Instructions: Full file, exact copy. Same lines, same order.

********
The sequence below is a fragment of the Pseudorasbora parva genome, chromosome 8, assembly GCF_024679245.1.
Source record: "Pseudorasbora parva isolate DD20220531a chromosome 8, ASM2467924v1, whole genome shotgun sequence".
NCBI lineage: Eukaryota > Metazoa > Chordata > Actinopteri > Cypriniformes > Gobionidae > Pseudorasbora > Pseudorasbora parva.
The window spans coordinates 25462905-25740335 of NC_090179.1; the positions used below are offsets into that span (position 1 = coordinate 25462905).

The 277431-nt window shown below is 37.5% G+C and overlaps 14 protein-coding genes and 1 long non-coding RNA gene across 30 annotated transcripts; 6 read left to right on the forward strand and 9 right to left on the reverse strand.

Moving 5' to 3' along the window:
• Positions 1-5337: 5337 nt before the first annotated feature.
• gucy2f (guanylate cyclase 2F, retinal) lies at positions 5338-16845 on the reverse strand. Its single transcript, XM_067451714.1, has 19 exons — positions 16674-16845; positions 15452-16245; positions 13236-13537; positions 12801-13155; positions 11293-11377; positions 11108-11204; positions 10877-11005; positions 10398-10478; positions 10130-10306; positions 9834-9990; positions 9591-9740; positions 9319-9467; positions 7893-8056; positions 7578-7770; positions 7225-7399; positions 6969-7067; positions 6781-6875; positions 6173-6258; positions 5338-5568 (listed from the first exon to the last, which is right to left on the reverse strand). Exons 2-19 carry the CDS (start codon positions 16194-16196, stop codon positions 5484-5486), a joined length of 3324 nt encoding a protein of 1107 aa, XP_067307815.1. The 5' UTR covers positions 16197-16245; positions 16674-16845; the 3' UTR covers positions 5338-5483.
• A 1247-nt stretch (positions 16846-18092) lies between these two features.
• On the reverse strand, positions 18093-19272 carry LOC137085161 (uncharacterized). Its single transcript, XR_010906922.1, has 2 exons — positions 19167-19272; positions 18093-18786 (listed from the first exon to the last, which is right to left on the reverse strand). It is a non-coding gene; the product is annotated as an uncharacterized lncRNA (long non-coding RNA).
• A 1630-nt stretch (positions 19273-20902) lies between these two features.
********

The sequence below is a fragment of the Pseudorasbora parva genome, chromosome 8, assembly GCF_024679245.1.
Source record: "Pseudorasbora parva isolate DD20220531a chromosome 8, ASM2467924v1, whole genome shotgun sequence".
NCBI lineage: Eukaryota > Metazoa > Chordata > Actinopteri > Cypriniformes > Gobionidae > Pseudorasbora > Pseudorasbora parva.
The window spans coordinates 25462905-25740335 of NC_090179.1; the positions used below are offsets into that span (position 1 = coordinate 25462905).

The 277431-nt window shown below is 37.5% G+C and overlaps 14 protein-coding genes and 1 long non-coding RNA gene across 30 annotated transcripts; 6 read left to right on the forward strand and 9 right to left on the reverse strand.

Moving 5' to 3' along the window:
• Positions 1-5337: 5337 nt before the first annotated feature.
• gucy2f (guanylate cyclase 2F, retinal) lies at positions 5338-16845 on the reverse strand. Its single transcript, XM_067451714.1, has 19 exons — positions 16674-16845; positions 15452-16245; positions 13236-13537; positions 12801-13155; positions 11293-11377; positions 11108-11204; positions 10877-11005; positions 10398-10478; positions 10130-10306; positions 9834-9990; positions 9591-9740; positions 9319-9467; positions 7893-8056; positions 7578-7770; positions 7225-7399; positions 6969-7067; positions 6781-6875; positions 6173-6258; positions 5338-5568 (listed from the first exon to the last, which is right to left on the reverse strand). Exons 2-19 carry the CDS (start codon positions 16194-16196, stop codon positions 5484-5486), a joined length of 3324 nt encoding a protein of 1107 aa, XP_067307815.1. The 5' UTR covers positions 16197-16245; positions 16674-16845; the 3' UTR covers positions 5338-5483.
• A 1247-nt stretch (positions 16846-18092) lies between these two features.
• On the reverse strand, positions 18093-19272 carry LOC137085161 (uncharacterized). Its single transcript, XR_010906922.1, has 2 exons — positions 19167-19272; positions 18093-18786 (listed from the first exon to the last, which is right to left on the reverse strand). It is a non-coding gene; the product is annotated as an uncharacterized lncRNA (long non-coding RNA).
• A 1630-nt stretch (positions 19273-20902) lies between these two features.